By Charles Babington
Washington Post Staff Writer
Friday, October 13, 2006
A key player in the unfolding scandal involving teenage pages and a Florida lawmaker testified for more than four hours before a House ethics committee panel yesterday, repeating his assertions that Speaker J. Dennis Hastert's top aide had early warnings about the congressman's questionable behavior toward youths, according to the witness's attorney.
Kirk Fordham, who was a chief of staff to then-Rep. Mark Foley (R), was consistent with his previous statements when he gave sworn testimony to a panel investigating the House's handling of Foley's actions, lawyer Timothy J. Heaphy told reporters after the two men emerged from an afternoon of questioning.
Fordham has said that he turned to Hastert's chief of staff, Scott Palmer, in 2003 in hopes of persuading Foley to stop showing so much interest in teenage pages, who work for a semester or two on Capitol Hill. Fordham has said Palmer later assured him that he had met privately with Foley and had informed Hastert (R-Ill.) of the situation.
Palmer has been publicly mum on the Foley affair except for a seven-word statement issued days ago: "What Kirk Fordham said did not happen."
Hastert says he knew nothing of concerns about Foley's behavior toward House pages until Sept. 29. That was the day Foley, 52, abruptly resigned his House seat as ABC News was reporting that he had sent sexually graphic electronic messages to former pages.
Fordham's testimony places crucial questions about the Foley affair in front of the highest level of the House Republican leadership: Did Hastert's top aides have reason to think Foley was behaving improperly? Did they relay the concerns to the speaker? And if they did not, why not?
Hastert spokesman Ron Bonjean issued a statement after Fordham's testimony, saying: "The ethics committee is investigating this matter and we are confident in its ability to determine the real facts. The Speaker has said that any person who is found guilty of improper conduct involving sexual contact or communication with a page should immediately resign, be fired, or be subjected to a vote of expulsion."
Heaphy was with Fordham for nearly five hours as Fordham spoke with three ethics committee members and their staffers in a Capitol basement meeting room. Heaphy told reporters that his client "has been forthcoming with them. He has been consistent in his accounts of these events when he talked to the FBI and today."
The ethics committee has no jurisdiction over Foley, who is no longer a House member, but the FBI is investigating whether he committed a crime.
Fordham worked for other GOP lawmakers after leaving Foley's staff; he resigned last week as chief of staff to Rep. Thomas M. Reynolds (R-N.Y.) after it was learned that he had tried to negotiate with ABC News on behalf of Foley regarding the lewd instant messages.
While Fordham's assertions deal with Foley's alleged face-to-face behavior toward pages, another thread of the scandal involves two other key Hastert aides -- counsel Ted Van Der Meid and deputy chief of staff Mike Stokke. They have said they were alerted last year about e-mails Foley had sent to a former page from Louisiana. The e-mails, which asked the boy what he wanted for his birthday and requested he send a photo of himself, alarmed the youth and his parents. ABC News's eventual reporting of the e-mails led to leaks of the far more explicit instant messages to former pages.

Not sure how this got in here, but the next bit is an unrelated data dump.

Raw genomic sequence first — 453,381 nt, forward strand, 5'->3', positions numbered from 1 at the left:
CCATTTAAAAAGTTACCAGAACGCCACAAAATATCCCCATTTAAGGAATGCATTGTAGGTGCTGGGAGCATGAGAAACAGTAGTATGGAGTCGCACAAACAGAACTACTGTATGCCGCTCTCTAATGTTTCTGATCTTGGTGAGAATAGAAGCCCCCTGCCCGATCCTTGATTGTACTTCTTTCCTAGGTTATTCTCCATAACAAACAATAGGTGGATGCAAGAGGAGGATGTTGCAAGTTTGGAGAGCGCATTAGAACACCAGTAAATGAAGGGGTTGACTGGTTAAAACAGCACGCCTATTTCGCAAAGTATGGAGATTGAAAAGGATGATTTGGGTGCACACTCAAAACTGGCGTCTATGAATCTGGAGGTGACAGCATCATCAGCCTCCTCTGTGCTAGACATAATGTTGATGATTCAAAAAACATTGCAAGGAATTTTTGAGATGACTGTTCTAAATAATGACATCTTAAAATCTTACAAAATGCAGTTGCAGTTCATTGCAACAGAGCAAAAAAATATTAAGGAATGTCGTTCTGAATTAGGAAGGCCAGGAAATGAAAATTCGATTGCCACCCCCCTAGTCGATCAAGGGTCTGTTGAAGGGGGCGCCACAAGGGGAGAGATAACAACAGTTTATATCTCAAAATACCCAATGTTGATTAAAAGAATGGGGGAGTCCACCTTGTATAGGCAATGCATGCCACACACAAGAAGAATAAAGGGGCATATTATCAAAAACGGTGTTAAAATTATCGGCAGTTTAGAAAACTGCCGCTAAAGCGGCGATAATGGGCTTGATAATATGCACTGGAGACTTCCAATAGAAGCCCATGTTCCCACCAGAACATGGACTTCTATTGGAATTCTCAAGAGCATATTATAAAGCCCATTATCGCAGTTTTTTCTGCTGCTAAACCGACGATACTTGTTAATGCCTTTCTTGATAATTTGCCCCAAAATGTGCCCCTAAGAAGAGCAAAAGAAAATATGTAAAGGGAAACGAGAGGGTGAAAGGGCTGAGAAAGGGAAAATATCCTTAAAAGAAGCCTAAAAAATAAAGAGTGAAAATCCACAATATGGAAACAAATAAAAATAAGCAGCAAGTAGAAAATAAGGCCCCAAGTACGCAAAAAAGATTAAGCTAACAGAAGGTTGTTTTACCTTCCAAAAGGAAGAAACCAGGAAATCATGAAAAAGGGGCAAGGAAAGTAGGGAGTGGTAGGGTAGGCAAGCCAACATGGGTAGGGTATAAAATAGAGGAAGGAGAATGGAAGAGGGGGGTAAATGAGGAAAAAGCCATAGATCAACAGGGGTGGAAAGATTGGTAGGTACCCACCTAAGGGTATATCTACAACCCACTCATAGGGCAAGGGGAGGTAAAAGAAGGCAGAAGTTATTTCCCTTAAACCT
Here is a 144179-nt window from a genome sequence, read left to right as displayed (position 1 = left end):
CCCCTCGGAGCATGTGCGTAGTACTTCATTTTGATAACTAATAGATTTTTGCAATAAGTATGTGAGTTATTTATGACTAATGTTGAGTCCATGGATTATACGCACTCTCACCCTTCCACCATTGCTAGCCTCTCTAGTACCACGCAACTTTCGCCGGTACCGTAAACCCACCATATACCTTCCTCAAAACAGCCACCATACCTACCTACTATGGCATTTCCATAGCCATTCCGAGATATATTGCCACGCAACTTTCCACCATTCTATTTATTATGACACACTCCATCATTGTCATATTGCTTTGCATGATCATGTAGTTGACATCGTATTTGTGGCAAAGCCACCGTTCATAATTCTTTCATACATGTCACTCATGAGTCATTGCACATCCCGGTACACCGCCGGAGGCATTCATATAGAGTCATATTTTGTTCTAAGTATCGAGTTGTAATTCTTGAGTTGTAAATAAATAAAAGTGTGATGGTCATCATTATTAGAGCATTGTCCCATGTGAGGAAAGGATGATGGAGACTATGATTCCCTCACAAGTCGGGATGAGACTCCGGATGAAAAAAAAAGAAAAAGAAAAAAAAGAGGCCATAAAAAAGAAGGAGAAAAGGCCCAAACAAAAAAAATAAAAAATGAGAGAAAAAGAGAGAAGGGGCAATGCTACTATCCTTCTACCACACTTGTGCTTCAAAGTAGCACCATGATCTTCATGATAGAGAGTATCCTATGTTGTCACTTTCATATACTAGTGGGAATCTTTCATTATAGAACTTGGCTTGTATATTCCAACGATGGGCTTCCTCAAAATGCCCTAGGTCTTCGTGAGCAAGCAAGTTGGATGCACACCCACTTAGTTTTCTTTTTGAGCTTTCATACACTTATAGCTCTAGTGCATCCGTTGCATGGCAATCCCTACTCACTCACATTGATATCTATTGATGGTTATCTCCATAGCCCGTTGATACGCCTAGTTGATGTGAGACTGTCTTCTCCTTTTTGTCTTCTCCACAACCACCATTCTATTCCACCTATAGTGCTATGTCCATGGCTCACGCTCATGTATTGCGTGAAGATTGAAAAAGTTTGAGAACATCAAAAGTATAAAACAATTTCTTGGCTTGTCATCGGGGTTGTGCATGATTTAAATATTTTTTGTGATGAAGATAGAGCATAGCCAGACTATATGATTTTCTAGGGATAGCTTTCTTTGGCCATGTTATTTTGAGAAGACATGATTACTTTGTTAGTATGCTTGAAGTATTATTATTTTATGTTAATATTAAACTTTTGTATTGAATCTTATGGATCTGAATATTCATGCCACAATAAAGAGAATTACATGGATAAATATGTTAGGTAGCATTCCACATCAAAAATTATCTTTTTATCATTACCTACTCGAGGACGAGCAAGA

A chronology issued by Hastert's office on Sept. 30 said that soon after Stokke and Van Der Meid became aware of the e-mails, two members of the House Page Board spoke with Foley, who told them that his actions were innocent. Stokke and Van Der Meid said they did not alert Hastert or Palmer, and the speaker has said they acted properly.
Yesterday morning, the ethics panel spent more than an hour with Rep. Shelley Moore Capito (R-W.Va.). She is among the members of the House Page Board who were not alerted about the e-mails sent to the Louisiana youth. "I'm a member of the Page Board who was not informed of the e-mail messages that were sent," Capito told reporters as she left the session.
She and another Page Board member -- Rep. Dale E. Kildee (D-Mich.) -- have said that they should have been informed and consulted. Democrats say an inquiry into early concerns about Foley might have uncovered his objectionable communications, which had been whispered about in some circles of former pages.
Instead, two officials quietly met with Foley late last year. They were then-House Clerk Jeff Trandahl and Rep. John M. Shimkus (R-Ill.), chairman of the Page Board. Shimkus is to testify before the ethics panel today, his office said.
Officials expected to testify next week or later, House sources said, include Trandahl and House Majority Leader John A. Boehner (R-Ohio). Boehner and Reynolds have said they told Hastert about the e-mails to the Louisiana youth. The speaker says he does not recall such conversations.
Aides including Palmer, Stokke and Van Der Meid are virtually certain to be summoned, House insiders say, but it is unclear when.
The ethics committee members attending yesterday's sessions were the chairman, Rep. Doc Hastings (R-Wash.); the ranking Democrat, Rep. Howard L. Berman (Calif.); and Rep. Judy Biggert (R-Ill.). The fourth subcommittee member handling the Foley matter is Rep. Stephanie Tubbs Jones (D-Ohio).